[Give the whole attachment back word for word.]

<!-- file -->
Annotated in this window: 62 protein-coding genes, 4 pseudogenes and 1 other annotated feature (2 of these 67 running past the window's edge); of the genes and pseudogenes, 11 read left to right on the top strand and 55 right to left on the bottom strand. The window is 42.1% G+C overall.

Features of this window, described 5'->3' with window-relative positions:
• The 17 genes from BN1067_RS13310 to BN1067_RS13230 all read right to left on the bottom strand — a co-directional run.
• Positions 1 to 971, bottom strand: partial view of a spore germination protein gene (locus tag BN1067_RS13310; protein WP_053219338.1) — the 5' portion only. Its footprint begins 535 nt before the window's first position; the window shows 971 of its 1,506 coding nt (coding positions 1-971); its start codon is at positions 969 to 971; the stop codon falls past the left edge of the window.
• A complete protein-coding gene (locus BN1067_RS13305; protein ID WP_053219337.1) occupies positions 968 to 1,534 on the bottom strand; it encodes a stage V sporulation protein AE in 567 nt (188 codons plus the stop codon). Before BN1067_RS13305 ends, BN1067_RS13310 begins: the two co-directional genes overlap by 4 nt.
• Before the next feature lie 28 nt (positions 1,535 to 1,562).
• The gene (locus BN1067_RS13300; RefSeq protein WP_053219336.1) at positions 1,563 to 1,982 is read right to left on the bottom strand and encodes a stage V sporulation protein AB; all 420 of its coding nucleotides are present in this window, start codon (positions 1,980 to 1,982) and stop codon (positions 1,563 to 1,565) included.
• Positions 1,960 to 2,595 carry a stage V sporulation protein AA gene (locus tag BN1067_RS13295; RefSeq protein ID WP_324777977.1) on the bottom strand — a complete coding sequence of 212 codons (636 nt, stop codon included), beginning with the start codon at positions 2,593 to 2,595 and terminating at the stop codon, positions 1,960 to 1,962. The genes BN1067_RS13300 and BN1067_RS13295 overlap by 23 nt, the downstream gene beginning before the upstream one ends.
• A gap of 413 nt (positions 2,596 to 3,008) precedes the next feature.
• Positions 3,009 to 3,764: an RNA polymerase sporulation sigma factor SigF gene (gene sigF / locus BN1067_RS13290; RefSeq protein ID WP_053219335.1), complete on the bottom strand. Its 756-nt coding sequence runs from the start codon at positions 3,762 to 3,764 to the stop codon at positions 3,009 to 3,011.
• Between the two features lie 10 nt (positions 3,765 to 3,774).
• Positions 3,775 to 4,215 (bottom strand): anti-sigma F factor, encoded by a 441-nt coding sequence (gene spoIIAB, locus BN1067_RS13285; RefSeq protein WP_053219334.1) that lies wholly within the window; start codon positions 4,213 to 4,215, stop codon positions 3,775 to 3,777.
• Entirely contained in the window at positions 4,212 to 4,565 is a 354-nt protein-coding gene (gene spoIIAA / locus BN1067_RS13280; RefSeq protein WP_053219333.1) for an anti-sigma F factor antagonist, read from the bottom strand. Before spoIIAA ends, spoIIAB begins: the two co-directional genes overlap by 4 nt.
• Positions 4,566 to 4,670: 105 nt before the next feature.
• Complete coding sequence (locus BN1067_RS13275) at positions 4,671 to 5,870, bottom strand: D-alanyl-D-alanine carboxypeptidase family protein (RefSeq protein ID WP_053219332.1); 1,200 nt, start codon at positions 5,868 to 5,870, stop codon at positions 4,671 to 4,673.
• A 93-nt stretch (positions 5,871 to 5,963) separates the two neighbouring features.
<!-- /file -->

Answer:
Annotated in this window: 62 protein-coding genes, 4 pseudogenes and 1 other annotated feature (2 of these 67 running past the window's edge); of the genes and pseudogenes, 11 read left to right on the top strand and 55 right to left on the bottom strand. The window is 42.1% G+C overall.

Features of this window, described 5'->3' with window-relative positions:
• The 17 genes from BN1067_RS13310 to BN1067_RS13230 all read right to left on the bottom strand — a co-directional run.
• Positions 1 to 971, bottom strand: partial view of a spore germination protein gene (locus tag BN1067_RS13310; protein WP_053219338.1) — the 5' portion only. Its footprint begins 535 nt before the window's first position; the window shows 971 of its 1,506 coding nt (coding positions 1-971); its start codon is at positions 969 to 971; the stop codon falls past the left edge of the window.
• A complete protein-coding gene (locus BN1067_RS13305; protein ID WP_053219337.1) occupies positions 968 to 1,534 on the bottom strand; it encodes a stage V sporulation protein AE in 567 nt (188 codons plus the stop codon). Before BN1067_RS13305 ends, BN1067_RS13310 begins: the two co-directional genes overlap by 4 nt.
• Before the next feature lie 28 nt (positions 1,535 to 1,562).
• The gene (locus BN1067_RS13300; RefSeq protein WP_053219336.1) at positions 1,563 to 1,982 is read right to left on the bottom strand and encodes a stage V sporulation protein AB; all 420 of its coding nucleotides are present in this window, start codon (positions 1,980 to 1,982) and stop codon (positions 1,563 to 1,565) included.
• Positions 1,960 to 2,595 carry a stage V sporulation protein AA gene (locus tag BN1067_RS13295; RefSeq protein ID WP_324777977.1) on the bottom strand — a complete coding sequence of 212 codons (636 nt, stop codon included), beginning with the start codon at positions 2,593 to 2,595 and terminating at the stop codon, positions 1,960 to 1,962. The genes BN1067_RS13300 and BN1067_RS13295 overlap by 23 nt, the downstream gene beginning before the upstream one ends.
• A gap of 413 nt (positions 2,596 to 3,008) precedes the next feature.
• Positions 3,009 to 3,764: an RNA polymerase sporulation sigma factor SigF gene (gene sigF / locus BN1067_RS13290; RefSeq protein ID WP_053219335.1), complete on the bottom strand. Its 756-nt coding sequence runs from the start codon at positions 3,762 to 3,764 to the stop codon at positions 3,009 to 3,011.
• Between the two features lie 10 nt (positions 3,765 to 3,774).
• Positions 3,775 to 4,215 (bottom strand): anti-sigma F factor, encoded by a 441-nt coding sequence (gene spoIIAB, locus BN1067_RS13285; RefSeq protein WP_053219334.1) that lies wholly within the window; start codon positions 4,213 to 4,215, stop codon positions 3,775 to 3,777.
• Entirely contained in the window at positions 4,212 to 4,565 is a 354-nt protein-coding gene (gene spoIIAA / locus BN1067_RS13280; RefSeq protein WP_053219333.1) for an anti-sigma F factor antagonist, read from the bottom strand. Before spoIIAA ends, spoIIAB begins: the two co-directional genes overlap by 4 nt.
• Positions 4,566 to 4,670: 105 nt before the next feature.
• Complete coding sequence (locus BN1067_RS13275) at positions 4,671 to 5,870, bottom strand: D-alanyl-D-alanine carboxypeptidase family protein (RefSeq protein ID WP_053219332.1); 1,200 nt, start codon at positions 5,868 to 5,870, stop codon at positions 4,671 to 4,673.
• A 93-nt stretch (positions 5,871 to 5,963) separates the two neighbouring features.